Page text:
- By Cara Parks
Cara Parks is deputy managing editor at Foreign Policy. Prior to that she was the World editor at the Huffington Post. She is a graduate of Bard College and the Columbia Graduate School of Journalism, and has written for The New Republic, Interview, Radar, and Publishers Weekly, among others.
It’s been a big week for Britain. Queen Elizabeth II is partying hard for her Diamond Jubilee, celebrating 60 years in power; the Olympic torch is making its way across the nation; and one out of 10 Britons suspect that this may all be happening under the leadership of an extraterrestrial.
At least, that’s what a new survey shows. Of the 1,089 respondents to the poll, which was released to accompany the launch of the new Men in Black video game, 10 percent said that British Prime Minister David Cameron could be an alien. U.S. President Barack Obama also made the top five list of possible aliens among us.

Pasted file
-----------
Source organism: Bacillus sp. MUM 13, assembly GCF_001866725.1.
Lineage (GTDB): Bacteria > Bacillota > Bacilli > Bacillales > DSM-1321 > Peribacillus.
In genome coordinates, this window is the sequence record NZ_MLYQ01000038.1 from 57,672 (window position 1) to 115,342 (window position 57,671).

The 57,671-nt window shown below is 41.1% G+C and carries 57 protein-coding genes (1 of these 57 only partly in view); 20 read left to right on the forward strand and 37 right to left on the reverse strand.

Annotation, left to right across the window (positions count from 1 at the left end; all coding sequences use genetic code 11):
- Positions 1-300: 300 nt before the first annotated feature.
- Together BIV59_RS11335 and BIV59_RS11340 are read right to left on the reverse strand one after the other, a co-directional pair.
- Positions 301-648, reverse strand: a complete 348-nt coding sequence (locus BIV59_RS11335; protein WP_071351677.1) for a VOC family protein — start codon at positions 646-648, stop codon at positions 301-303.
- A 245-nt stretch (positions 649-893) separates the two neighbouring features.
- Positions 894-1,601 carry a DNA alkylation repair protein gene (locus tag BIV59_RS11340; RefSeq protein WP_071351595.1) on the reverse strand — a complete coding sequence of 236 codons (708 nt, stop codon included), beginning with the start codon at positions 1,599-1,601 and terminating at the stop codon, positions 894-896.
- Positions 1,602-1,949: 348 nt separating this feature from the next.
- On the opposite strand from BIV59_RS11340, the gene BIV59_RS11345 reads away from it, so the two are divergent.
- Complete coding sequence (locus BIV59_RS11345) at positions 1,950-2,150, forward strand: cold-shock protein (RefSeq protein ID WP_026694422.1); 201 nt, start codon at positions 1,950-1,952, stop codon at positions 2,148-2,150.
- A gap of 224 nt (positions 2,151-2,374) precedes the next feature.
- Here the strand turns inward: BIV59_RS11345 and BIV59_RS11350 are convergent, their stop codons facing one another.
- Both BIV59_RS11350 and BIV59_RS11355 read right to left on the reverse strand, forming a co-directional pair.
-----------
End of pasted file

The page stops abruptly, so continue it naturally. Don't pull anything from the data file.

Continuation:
Cameron has seen his political fortunes sink in recent months after his Conservative Party responded to Britain’s economic woes with an unpopular austerity budget, and he found himself embroiled in a scandal over a tax on meat pies, known as pasties. These gaffes have fed into the popular perception that he is “an arrogant, out-of-touch posh boy,” in the words of an MP from his own party.
Wait, wait one second. Cameron is a highly intelligent, emotionally-detached being who pursues logical solutions without concern for the human toll they may take? That can only mean one thing. David Cameron is a Vulcan. Obama knows what we’re talking about.
This may sound far-fetched, but after all, the Pentagon is seemingly gearing up for an intergalactic battle by stocking up on space-age weapons — coincidence? We think not.